Monthly Archives: July 2014

“But it’s impossible to make peace” and some other questions….

ChickPeace isn’t about taking sides. But let’s get this out of the way

Israel supporters:  “Hamas is a terrorist organisation that is committed to harming Israel. How can we make peace?”

Palestinian supporters: “Israel’s actions are killing more civilians than terrorists and they are blockading Gaza. How can we make peace?”

ChickPeace believes there are no easy answers to these questions that will satisfy everyone, but there are ways of debating them.

Over the past month of the conflict social media users have played an important role in challenging the information, or lack of it, coming out of the region.

There are many graphics, stats, images and videos from either so-called side and it is important that all information is seen and that we don’t just rely on 140 word tweets, five minute news broadcasts or 500 word articles.

Ultimately there will never be enough newsreel to pages to cover the 3000 year conflict so it is important that when we are defending what we believe and putting forward our opinion, that we also listen to others that may differ.

If you think its wrong, that’s fine. Such is the benefit of living in a democracy.

But we can’t let Facebook posts or Tweets descend into slanging matches or personal abuse, or ultimately anti-semitism or Islamophobia.

There have been some horrible messages from journalists and senior figures on Twitter that equate the Gaza situation to the Holocaust, or using the Star of David in derogatory way.

But there have also been actions that risk demonising Islam as well. Was it acceptable for the Israeli Embassy in Ireland to publicise images of monuments in Dublin, Denmark and Italy with Muslim garb warning, “You’re next.”

Which is more offensive, or does one side have a right to be more offended than others?

All of these examples have caused vicious reactions online. Ultimately we are not going to solve the crisis on social media, but does that mean we have to abuse those that don’t share our view.

ChickPeace is about moving from diatribe to dialogue. Moving the social media narrative towards a peaceful resolution, not necessarily in the Middle East, but starting with eachother.

Both sides may have their own reasons for not talking about peace, but that doesn’t mean we can’t on our newsfeed, with our friends, neighbours and colleagues.

Taking a hummus selfie against hate is an alternative or additional way for you to comment on the crisis and show your support for peace.

It’s not about letting one side ‘win’,  but recognising that the ultimate aim at the end of this has to be peace for the Israeli and Palestinian people as well as their friends, relatives and supporters around the world.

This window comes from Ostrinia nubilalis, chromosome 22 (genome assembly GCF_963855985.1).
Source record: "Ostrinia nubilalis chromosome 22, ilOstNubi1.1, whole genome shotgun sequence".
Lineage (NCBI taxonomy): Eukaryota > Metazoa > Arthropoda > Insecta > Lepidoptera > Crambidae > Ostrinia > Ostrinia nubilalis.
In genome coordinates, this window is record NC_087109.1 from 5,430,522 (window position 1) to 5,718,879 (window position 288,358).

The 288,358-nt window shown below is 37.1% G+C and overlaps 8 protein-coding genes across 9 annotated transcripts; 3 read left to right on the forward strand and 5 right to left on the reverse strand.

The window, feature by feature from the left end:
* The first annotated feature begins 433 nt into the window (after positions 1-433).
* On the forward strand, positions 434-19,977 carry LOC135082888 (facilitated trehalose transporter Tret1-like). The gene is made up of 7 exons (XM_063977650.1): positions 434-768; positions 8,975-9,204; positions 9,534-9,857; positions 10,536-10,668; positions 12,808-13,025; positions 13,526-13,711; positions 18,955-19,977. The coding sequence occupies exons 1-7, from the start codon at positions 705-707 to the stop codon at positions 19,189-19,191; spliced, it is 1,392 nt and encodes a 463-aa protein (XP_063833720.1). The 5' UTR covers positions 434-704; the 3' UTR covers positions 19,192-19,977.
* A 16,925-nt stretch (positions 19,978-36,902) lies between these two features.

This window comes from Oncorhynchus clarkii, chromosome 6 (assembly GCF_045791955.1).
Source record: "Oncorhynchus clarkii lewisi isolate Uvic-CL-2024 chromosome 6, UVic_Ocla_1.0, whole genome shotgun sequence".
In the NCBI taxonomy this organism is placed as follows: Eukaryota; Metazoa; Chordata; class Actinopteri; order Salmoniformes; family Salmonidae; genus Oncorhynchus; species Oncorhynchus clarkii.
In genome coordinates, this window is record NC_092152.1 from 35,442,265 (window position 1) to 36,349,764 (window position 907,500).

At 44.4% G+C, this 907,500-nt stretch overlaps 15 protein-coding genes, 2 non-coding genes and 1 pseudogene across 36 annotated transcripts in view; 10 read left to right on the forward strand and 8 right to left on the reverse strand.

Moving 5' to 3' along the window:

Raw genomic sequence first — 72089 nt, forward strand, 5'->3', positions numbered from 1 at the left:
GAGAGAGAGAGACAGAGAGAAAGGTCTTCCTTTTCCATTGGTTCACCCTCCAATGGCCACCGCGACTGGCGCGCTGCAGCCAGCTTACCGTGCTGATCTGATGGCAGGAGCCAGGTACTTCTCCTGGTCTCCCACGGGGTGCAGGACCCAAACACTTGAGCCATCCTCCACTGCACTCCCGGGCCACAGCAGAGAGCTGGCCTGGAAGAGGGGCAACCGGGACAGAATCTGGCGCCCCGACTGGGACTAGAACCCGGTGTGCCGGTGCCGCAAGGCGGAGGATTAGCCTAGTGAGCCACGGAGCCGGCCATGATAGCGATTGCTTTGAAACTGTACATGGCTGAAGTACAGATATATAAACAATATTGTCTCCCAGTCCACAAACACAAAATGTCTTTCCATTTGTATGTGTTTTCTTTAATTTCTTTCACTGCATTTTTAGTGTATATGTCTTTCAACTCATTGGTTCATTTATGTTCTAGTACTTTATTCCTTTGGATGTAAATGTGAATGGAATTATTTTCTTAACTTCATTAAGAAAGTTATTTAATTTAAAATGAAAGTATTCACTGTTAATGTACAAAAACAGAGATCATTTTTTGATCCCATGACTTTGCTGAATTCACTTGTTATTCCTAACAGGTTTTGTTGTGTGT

#ChickPeace

The hummus selfie

The Middle East conflict is steeped in more than 3,000 years of history.

Realistically there is not much the public can do in 140 characters or in a Facebook post to solve the crisis, but we can move the dialogue along by pushing for peace.

Our TV screens, radios, newspapers and webpages are full of imagery and words that people on both sides of the conflict are uncomfortable with.

ChickPeace believes there is no social value in arguing out the various facets of the deeply emotive conflict on social media as this has shown to breed community tensions and racial violence.

Whatever your view on the conflict, ultimately we all want the same thing, peace.

Therefore rather than fighting eachother on the streets or online, we should all show our support for peace.

There are things that unite the people of the Middle East, namely the chickpea-based dip hummus.

If we can get people sitting around a table with a pot of hummus then we have a talking point and somewhere to launch a constructive dialogue.

You can show your support for a constructive dialogue and ultimately peace by posting a hummus selfie on Twitter or Facebook with the hashtag #chickpeace. Get your friends involved and ask your MP or any community leaders.

This may not solve the conflict, but will at least counter the hate on social media and hopefully keep communities united.

The aims of ChickPeace

The Middle East conflict is an emotive subject for many. It holds deep spiritual, historical and religious connections for Jews and Muslims.

This site is not about the history between the Israelis and Palestinians and who is right or wrong.

Chickpeace is about a recognition that what happens to Israelis and Palestinians has a profound effect on Jews and Muslims around the world, as well as those with no particular religious affinity.

This means when there is conflict the battleground is not just on land or in the air but fought out, often viciously on social media or in parades and protests as each side seeks to defend its own.

While we believe accuracy and fairness is important, demonising eachother is of no benefit.

ChickPeace believes communities must stay united and feel free to debate and discuss issues calmly without fear.

Therefore ChickPeace has three aims:

– To foster sensible debate and dialogue among those affected and following the Middle East conflict.
– To suggest sensible solutions to the achieving peace
– To encourage politicians, celebrities and the public to take a hummus selfie to show their support for peace. Hummus is a staple of the Middle Eastern diet and unites Israelis, Arabs and Palestinians. We believe the simple chickpea can be a starting point for constructive dialogue. Take your hummus selfie on Twitter or Facebook using the hashtag #chickpeace and we will feature some on our site.